20.Asylum seekers in Sasina Greda can move freely, unless their movement is restricted. The Reception Centre is conducting interviews with asylum seekers on the basic asylum requests. Asylum seekers have the right to stay. In the Republic of Croatia as well as a right to enjoy the basic conditions for living and accommodation, basic education, health care, religious freedom, legal, humanitarian and money support until the procedure is finished (and if they lodge a complaint, until the complaint procedure is finished).

21.The Ministry of the Interior has concluded a Cooperation Agreement with the Croatian Red Cross, and apart from the employees of the Ministry of the Interior, the staff of the Croatian Red Cross are working at the Reception Centre as well. Social programmes and food delivery are carried out by the staff of the Croatian Red Cross according to the Agreement. Healthcare for asylum seekers is provided at the nearest medical clinic and if necessary asylum seekers are sent to specialist medical examinations in health care establishments in Sisak and Zagreb.

22.The officers engaged in the reception, accommodation and care asylum seekers are appropriately educated for dealing with asylum seekers (education through the 2001 CARDS project of “Asylum Reform”, and through the Regional CARDS project, asylum module).

23.Note that standards of the reception in the part referring to asylum seekers are for the most part in accordance with the Council Directive 2003/9/EC on setting up the minimum standards for the reception of asylum seekers, dated 27.01.2003. Momentarily, Amendments to the Asylum Act and harmonization with the rule of law of the European Union is in progress, so in this respect the defects in the reception and accommodation will be harmonized with the legislation and, practically, the standard will be improved if necessary.


24.In 2003, the Ministry of the Interior/the Police Academy printed and sent to all the organizational units a Police Manual, in which the conduct of police officers in implementing all the police powers provided in the Police Act and the Rules concerning the way of proceeding of police officers are explained in an easy-to-understand fashion.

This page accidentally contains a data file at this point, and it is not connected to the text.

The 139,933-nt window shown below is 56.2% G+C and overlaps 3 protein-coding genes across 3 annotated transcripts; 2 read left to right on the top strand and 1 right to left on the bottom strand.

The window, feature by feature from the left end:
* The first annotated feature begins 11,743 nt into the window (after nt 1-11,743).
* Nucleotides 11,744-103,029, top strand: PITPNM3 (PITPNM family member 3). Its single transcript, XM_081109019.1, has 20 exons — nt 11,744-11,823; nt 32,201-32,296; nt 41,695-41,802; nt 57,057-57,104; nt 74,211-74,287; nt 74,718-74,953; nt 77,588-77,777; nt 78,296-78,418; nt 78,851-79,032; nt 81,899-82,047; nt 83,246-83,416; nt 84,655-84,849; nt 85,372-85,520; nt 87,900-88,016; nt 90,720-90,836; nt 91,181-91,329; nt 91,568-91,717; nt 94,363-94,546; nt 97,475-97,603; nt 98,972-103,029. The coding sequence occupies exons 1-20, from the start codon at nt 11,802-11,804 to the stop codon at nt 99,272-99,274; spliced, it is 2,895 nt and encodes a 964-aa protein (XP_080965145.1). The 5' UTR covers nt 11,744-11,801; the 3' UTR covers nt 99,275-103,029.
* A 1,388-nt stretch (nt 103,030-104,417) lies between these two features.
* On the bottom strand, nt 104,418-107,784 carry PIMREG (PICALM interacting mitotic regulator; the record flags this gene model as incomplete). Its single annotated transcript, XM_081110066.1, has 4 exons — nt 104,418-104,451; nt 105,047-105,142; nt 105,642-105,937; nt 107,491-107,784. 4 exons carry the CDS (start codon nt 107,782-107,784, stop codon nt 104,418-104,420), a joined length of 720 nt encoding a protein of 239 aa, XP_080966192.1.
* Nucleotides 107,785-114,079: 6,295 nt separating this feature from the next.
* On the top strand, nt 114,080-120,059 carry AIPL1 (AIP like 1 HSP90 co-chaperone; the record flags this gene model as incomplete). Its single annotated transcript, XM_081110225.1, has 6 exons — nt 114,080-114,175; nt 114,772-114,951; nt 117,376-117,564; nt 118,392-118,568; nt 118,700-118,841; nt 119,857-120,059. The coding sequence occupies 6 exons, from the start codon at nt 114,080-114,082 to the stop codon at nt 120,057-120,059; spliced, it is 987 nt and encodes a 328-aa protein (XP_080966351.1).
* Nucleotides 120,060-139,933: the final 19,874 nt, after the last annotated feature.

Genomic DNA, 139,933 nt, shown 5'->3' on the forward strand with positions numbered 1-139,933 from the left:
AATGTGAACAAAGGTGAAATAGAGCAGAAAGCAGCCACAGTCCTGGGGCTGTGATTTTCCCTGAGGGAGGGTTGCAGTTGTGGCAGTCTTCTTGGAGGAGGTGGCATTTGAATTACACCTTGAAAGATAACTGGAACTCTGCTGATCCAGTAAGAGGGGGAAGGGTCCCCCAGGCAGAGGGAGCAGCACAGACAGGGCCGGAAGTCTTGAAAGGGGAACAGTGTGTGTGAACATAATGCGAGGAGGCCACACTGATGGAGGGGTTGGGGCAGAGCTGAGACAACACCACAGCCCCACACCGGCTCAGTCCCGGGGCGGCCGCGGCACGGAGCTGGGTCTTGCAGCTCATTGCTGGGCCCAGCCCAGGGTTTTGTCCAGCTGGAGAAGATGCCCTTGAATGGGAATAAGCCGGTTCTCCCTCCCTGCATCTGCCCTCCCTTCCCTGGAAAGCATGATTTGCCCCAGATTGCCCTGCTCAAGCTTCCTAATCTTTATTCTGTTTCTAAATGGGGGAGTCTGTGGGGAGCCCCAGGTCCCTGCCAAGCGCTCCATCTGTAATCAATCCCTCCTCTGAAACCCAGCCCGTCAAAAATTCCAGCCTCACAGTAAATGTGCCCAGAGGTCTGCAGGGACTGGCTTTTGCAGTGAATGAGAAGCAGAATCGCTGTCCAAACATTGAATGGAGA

25.In 2004, the Ministry of the Interior/the Police Academy prepared and published, in cooperation with ICITAP, a manual of the Principals and Procedures, the basic guidelines for professionally, legally and ethically correct proceeding of the police officers. The manual consists of general instructions which contain regulations on proceeding and conduct in specific situations, and the principles and procedures for the conduct of police officers during a criminal investigation. The manual was distributed to all police officers.

26.Apart form that, the General Police Directorate issued instructions in writing to all the organizational units on how to handle detained and arrested persons, and in 2005, it issued an instruction related to the accommodation of persons arrested due to suspicion that they committed a crime or misdemeanour on detention premises.


27.From 2003 to 2005, four criminal acts referred to in Article 126 of the Criminal Code (Extortion of Statements by Coercion) were detected and reported for which three police officers and one tradesman were reported (in 2003, one criminal act, in 2004, two criminal acts and in 2005, one criminal act was detected and reported). Disciplinary proceeding were conducted against the three police officers who during interviews extorted statements by force, and one of the police officer actually lost his job.

28.With regard to detection and reporting the crime referred to in article 127 of the Criminal Code (Maltreatment in Discharge of Duty or Public Authority), during the reporting period thirty criminal offences were detected and reported (in 2003, 16 criminal offences; in 2004 and 2005, seven criminal offences). In 14 cases the perpetrators of those criminal acts were police officers, while in other cases the perpetrators were high-school teachers, primary school teachers, kindergarten teachers, and in one case a pupil who abused another pupil. As a rule, the police officers committed criminal offence when applying police power, and disciplinary proceedings were conducted against 19 police officers suspected of the commission of this criminal offence. With reference to the commission of this criminal offence by other persons, five criminal offences were committed by kindergarten teachers, who on several occasions held children closed in toilets for punishment, and two criminal offences were committed by a primary school teacher by abusing the persons accepted for a job at the school in which the teacher in question worked as headmaster.

29.In the reporting period not a single criminal offence referred to in the Article 176 of the Criminal Code (Torture and Other Cruel, Inhuman or Degrading Treatment) was detected and reported.